While the mobile payments market is hot -- Juniper Research says it will reach about $507 billion this year -- Facebook has struggled to tap into it. Former ventures included Facebook Gifts, which let users purchase items for a friend's birthday; Facebook Credits, a virtual currency for games that it will wind down; and Facebook Deals, which aimed to rival Groupon, but was shuttered by Facebook in 2011 after a four-month test.

Facebook also faces tight competition. Not only will the social network compete with services such as Google Wallet, which lets you transfer money via email attachment, it will go head-to-head with traditional banks, money transfer businesses, and other services such as PayPal.

But the social network's biggest challenge to overcome is consumer trust. According to Ovum's 2013 Consumer Insights report, only 1% of respondents said they trust social networks to deliver mobile payments. In contrast, 43% of respondents trusted banks and 13% trusted credit card companies.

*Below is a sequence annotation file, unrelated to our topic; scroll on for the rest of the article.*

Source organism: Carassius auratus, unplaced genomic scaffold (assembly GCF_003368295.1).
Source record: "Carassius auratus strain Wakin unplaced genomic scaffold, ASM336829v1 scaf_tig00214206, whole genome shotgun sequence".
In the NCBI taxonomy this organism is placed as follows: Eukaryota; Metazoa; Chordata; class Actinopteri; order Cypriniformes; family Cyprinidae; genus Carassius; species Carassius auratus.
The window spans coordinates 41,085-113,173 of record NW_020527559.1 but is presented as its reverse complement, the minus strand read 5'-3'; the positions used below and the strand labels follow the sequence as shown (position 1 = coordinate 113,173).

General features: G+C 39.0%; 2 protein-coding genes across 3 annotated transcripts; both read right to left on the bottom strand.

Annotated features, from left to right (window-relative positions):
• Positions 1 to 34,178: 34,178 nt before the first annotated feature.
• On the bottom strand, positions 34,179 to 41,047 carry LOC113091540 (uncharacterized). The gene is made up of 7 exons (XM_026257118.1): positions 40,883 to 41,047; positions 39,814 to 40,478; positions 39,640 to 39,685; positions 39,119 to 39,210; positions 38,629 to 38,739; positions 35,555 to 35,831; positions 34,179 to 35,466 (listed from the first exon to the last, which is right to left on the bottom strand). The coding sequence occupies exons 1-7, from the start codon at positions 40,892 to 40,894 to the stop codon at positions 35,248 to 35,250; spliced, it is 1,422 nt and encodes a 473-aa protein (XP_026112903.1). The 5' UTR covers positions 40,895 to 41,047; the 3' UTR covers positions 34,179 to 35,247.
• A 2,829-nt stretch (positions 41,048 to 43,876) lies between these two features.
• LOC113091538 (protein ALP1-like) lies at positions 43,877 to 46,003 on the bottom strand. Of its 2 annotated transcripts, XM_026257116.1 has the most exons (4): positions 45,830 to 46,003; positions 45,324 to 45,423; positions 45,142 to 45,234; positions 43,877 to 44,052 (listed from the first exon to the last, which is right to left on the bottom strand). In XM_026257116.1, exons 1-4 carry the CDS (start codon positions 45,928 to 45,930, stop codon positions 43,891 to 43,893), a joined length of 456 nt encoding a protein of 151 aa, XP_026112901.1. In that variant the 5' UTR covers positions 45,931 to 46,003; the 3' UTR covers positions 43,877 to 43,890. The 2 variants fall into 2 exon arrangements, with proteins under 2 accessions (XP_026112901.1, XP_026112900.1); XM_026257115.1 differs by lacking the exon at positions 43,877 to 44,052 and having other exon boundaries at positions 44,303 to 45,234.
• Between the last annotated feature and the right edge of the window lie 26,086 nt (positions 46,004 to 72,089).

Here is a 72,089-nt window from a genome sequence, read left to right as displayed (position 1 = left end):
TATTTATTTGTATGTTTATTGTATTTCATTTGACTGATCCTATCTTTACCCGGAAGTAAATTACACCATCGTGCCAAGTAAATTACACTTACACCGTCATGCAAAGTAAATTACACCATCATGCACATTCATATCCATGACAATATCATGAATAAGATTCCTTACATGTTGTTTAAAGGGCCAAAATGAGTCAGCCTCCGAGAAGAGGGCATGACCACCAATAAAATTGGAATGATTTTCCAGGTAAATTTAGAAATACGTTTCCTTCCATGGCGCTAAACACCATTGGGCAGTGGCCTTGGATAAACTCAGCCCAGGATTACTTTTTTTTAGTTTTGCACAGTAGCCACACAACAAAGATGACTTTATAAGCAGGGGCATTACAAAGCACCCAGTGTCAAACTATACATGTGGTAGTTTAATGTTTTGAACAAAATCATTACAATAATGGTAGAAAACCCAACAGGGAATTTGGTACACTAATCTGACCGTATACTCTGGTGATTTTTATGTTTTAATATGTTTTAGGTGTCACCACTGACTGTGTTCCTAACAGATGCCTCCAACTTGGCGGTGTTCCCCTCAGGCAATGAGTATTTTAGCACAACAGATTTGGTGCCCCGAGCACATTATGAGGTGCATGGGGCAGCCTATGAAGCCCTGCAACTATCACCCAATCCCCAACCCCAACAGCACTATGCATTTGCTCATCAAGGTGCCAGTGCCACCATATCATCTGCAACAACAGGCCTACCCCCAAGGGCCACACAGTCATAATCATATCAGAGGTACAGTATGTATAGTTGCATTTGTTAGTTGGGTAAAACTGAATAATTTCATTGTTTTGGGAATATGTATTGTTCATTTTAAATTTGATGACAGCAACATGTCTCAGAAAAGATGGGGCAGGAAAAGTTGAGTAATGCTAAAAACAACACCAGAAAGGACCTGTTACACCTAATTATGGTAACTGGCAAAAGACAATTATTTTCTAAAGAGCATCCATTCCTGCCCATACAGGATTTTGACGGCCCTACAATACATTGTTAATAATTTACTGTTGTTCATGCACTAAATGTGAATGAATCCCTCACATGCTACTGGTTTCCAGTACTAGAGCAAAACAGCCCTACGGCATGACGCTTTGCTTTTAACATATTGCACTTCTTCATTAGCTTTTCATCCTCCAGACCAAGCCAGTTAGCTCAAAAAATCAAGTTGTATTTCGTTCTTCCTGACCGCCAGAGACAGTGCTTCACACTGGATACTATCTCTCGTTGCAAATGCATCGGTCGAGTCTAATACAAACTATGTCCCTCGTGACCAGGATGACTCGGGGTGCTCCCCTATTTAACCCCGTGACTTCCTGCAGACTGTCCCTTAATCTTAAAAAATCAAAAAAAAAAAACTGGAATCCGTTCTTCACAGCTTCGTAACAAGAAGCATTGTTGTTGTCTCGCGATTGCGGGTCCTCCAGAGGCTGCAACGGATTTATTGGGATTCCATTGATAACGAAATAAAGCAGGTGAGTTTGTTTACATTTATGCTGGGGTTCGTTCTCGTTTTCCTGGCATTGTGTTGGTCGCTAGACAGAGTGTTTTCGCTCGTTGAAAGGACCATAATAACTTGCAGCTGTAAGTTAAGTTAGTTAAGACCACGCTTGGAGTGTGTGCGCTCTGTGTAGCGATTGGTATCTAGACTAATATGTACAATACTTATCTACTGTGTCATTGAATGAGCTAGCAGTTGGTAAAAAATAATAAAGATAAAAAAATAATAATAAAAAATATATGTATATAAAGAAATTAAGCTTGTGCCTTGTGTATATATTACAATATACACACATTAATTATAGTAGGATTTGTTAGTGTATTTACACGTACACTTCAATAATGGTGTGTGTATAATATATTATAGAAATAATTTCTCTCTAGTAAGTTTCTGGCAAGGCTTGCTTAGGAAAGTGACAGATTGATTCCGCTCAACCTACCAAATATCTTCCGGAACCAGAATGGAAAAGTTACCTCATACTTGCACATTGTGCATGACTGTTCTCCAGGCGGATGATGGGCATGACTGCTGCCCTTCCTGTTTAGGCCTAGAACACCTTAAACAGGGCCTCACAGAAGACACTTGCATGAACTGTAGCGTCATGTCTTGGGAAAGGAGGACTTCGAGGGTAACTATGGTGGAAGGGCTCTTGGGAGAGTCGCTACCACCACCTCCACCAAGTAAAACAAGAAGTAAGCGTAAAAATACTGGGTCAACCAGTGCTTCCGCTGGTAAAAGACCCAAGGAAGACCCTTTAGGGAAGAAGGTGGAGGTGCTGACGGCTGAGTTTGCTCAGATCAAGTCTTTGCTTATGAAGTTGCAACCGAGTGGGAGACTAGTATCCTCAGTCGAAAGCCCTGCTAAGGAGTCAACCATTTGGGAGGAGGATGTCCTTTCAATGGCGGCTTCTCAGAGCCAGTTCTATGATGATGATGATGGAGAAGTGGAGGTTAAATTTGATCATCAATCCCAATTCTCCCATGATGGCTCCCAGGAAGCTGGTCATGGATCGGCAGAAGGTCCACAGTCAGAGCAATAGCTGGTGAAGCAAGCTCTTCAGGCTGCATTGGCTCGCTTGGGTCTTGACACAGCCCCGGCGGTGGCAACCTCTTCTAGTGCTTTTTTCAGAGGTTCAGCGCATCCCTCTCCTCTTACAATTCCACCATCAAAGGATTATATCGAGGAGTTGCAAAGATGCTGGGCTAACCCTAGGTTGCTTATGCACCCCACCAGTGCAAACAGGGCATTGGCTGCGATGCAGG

"Over time we'll see technology providers like Facebook move into payment technology as a way to expand their influence and drive revenues and engagement within their own ecosystems," Gartner's Blau said. "Facebook will need to overcome their issues with user trust and convince businesses that transactions through its platform are not only complimentary to their current payment process, but will benefit them or even become a primary revenue source."

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Kristin Burnham currently serves as InformationWeek.com's Senior Editor, covering social media, social business, IT leadership and IT careers. Prior to joining InformationWeek in July 2013, she served in a number of roles at CIO magazine and CIO.com, most recently as senior ... View Full Bio

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catvalencia